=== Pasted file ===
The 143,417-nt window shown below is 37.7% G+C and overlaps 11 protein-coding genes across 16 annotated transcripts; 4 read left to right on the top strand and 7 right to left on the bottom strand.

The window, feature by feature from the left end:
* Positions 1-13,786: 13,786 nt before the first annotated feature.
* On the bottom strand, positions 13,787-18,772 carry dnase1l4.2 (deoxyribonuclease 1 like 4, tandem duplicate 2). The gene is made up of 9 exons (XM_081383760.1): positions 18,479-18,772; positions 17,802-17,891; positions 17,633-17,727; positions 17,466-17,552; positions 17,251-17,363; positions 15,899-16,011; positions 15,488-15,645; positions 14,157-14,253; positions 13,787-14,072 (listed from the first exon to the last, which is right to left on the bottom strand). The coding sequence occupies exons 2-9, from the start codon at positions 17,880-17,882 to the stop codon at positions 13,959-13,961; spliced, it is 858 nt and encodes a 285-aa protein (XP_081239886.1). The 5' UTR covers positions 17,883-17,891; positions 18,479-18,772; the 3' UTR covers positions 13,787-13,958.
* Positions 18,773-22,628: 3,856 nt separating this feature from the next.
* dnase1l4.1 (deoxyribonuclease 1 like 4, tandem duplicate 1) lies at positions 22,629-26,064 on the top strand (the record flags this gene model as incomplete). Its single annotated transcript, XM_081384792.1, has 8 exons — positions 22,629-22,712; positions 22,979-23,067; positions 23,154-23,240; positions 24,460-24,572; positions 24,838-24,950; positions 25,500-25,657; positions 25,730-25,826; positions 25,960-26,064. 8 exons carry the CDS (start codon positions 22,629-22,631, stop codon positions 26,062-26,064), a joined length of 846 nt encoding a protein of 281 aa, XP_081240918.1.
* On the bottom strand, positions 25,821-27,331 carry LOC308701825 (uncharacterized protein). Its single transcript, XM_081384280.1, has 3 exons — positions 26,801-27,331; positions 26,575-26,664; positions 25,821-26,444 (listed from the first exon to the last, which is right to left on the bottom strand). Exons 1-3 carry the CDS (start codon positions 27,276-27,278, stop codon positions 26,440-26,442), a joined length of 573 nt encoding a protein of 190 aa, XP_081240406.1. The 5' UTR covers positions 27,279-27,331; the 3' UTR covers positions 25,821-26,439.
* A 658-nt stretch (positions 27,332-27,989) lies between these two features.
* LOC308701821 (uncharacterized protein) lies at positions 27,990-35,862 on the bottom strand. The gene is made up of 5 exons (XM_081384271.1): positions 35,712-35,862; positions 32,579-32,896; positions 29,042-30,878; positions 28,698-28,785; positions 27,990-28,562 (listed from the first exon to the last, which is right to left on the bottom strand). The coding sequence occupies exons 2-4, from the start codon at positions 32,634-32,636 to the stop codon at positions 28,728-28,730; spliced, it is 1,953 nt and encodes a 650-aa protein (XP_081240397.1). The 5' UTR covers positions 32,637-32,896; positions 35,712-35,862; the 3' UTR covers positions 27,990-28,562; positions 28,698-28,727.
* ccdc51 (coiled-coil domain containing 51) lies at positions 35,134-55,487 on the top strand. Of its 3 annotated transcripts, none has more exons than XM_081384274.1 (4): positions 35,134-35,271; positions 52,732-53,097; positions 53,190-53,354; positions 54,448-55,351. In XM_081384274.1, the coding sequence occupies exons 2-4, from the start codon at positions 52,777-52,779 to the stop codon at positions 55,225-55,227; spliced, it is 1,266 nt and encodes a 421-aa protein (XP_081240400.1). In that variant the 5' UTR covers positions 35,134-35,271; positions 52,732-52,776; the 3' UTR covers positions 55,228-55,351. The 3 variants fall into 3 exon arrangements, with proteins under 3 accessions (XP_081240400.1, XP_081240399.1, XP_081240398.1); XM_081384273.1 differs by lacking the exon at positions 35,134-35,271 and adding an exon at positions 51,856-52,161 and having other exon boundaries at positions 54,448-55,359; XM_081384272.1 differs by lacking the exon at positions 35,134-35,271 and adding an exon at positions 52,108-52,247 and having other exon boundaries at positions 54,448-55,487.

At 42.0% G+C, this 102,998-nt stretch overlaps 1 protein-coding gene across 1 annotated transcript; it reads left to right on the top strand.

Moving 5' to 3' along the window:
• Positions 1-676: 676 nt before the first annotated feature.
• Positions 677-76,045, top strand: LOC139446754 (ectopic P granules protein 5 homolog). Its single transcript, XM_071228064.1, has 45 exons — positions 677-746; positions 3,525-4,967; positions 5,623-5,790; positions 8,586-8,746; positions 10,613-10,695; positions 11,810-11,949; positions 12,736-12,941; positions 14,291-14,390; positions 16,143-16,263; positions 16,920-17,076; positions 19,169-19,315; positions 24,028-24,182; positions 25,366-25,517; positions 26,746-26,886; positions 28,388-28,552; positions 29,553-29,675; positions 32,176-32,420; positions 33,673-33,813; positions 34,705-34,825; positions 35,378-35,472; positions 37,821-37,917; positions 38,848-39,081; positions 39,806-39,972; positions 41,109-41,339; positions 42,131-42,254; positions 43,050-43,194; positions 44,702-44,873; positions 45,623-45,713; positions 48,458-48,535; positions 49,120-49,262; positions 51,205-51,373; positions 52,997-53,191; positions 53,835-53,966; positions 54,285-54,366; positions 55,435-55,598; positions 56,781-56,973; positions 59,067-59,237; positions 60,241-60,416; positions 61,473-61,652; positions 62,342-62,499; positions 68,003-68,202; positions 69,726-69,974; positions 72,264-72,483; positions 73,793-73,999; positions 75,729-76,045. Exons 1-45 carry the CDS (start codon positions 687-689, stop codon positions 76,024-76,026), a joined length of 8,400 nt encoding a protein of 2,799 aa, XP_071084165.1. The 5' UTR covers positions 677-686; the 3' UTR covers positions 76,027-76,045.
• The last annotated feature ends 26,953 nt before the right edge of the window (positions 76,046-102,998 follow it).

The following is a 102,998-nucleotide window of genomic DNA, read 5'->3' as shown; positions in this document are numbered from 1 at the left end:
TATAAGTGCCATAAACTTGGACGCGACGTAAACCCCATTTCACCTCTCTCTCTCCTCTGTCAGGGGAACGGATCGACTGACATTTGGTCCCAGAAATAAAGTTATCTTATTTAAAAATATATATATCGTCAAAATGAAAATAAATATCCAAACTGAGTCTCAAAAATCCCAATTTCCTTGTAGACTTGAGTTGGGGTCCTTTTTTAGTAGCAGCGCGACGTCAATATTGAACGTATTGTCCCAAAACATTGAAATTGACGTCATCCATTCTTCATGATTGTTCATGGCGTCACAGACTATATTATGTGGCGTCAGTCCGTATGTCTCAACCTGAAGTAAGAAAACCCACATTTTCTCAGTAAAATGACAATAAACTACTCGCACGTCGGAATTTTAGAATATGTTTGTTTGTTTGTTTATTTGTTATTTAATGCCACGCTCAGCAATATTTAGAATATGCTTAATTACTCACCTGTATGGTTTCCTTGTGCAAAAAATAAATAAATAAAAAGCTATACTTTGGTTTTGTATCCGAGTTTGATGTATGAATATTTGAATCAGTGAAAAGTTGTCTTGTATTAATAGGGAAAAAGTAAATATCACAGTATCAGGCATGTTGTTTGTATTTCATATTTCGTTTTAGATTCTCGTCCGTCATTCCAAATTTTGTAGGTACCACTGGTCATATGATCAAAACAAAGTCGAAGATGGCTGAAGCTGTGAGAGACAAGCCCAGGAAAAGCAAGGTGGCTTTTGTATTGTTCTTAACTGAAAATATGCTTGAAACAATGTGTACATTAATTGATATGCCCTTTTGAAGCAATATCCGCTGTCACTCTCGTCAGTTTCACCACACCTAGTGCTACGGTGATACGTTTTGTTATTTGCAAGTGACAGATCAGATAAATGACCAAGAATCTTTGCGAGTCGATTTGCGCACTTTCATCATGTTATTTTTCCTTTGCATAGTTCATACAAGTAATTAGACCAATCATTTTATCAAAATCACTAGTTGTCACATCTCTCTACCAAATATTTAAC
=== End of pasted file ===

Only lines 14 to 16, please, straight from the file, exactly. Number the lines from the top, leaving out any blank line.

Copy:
• Positions 677-76,045, top strand: LOC139446754 (ectopic P granules protein 5 homolog). Its single transcript, XM_071228064.1, has 45 exons — positions 677-746; positions 3,525-4,967; positions 5,623-5,790; positions 8,586-8,746; positions 10,613-10,695; positions 11,810-11,949; positions 12,736-12,941; positions 14,291-14,390; positions 16,143-16,263; positions 16,920-17,076; positions 19,169-19,315; positions 24,028-24,182; positions 25,366-25,517; positions 26,746-26,886; positions 28,388-28,552; positions 29,553-29,675; positions 32,176-32,420; positions 33,673-33,813; positions 34,705-34,825; positions 35,378-35,472; positions 37,821-37,917; positions 38,848-39,081; positions 39,806-39,972; positions 41,109-41,339; positions 42,131-42,254; positions 43,050-43,194; positions 44,702-44,873; positions 45,623-45,713; positions 48,458-48,535; positions 49,120-49,262; positions 51,205-51,373; positions 52,997-53,191; positions 53,835-53,966; positions 54,285-54,366; positions 55,435-55,598; positions 56,781-56,973; positions 59,067-59,237; positions 60,241-60,416; positions 61,473-61,652; positions 62,342-62,499; positions 68,003-68,202; positions 69,726-69,974; positions 72,264-72,483; positions 73,793-73,999; positions 75,729-76,045. Exons 1-45 carry the CDS (start codon positions 687-689, stop codon positions 76,024-76,026), a joined length of 8,400 nt encoding a protein of 2,799 aa, XP_071084165.1. The 5' UTR covers positions 677-686; the 3' UTR covers positions 76,027-76,045.
• The last annotated feature ends 26,953 nt before the right edge of the window (positions 76,046-102,998 follow it).

The following is a 102,998-nucleotide window of genomic DNA, read 5'->3' as shown; positions in this document are numbered from 1 at the left end: